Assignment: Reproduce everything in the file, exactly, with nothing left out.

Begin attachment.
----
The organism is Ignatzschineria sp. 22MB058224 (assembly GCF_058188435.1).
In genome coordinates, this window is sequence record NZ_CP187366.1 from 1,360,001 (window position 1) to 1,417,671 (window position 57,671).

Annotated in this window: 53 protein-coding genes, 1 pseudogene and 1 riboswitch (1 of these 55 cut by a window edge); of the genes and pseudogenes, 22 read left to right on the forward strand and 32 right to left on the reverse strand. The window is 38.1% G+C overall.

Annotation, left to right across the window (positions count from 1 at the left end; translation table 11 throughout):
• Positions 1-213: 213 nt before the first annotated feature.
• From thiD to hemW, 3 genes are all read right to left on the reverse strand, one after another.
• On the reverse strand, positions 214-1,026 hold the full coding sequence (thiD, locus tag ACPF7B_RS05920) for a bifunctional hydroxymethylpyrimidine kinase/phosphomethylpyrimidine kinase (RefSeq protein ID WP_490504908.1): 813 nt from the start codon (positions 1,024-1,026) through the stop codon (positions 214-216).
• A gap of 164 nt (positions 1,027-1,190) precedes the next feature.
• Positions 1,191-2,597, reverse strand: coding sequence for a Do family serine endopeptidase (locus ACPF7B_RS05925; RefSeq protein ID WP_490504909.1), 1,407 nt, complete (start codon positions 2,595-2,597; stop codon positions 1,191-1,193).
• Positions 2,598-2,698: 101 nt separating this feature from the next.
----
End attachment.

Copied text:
The organism is Ignatzschineria sp. 22MB058224 (assembly GCF_058188435.1).
In genome coordinates, this window is sequence record NZ_CP187366.1 from 1,360,001 (window position 1) to 1,417,671 (window position 57,671).

Annotated in this window: 53 protein-coding genes, 1 pseudogene and 1 riboswitch (1 of these 55 cut by a window edge); of the genes and pseudogenes, 22 read left to right on the forward strand and 32 right to left on the reverse strand. The window is 38.1% G+C overall.

Annotation, left to right across the window (positions count from 1 at the left end; translation table 11 throughout):
• Positions 1-213: 213 nt before the first annotated feature.
• From thiD to hemW, 3 genes are all read right to left on the reverse strand, one after another.
• On the reverse strand, positions 214-1,026 hold the full coding sequence (thiD, locus tag ACPF7B_RS05920) for a bifunctional hydroxymethylpyrimidine kinase/phosphomethylpyrimidine kinase (RefSeq protein ID WP_490504908.1): 813 nt from the start codon (positions 1,024-1,026) through the stop codon (positions 214-216).
• A gap of 164 nt (positions 1,027-1,190) precedes the next feature.
• Positions 1,191-2,597, reverse strand: coding sequence for a Do family serine endopeptidase (locus ACPF7B_RS05925; RefSeq protein ID WP_490504909.1), 1,407 nt, complete (start codon positions 2,595-2,597; stop codon positions 1,191-1,193).
• Positions 2,598-2,698: 101 nt separating this feature from the next.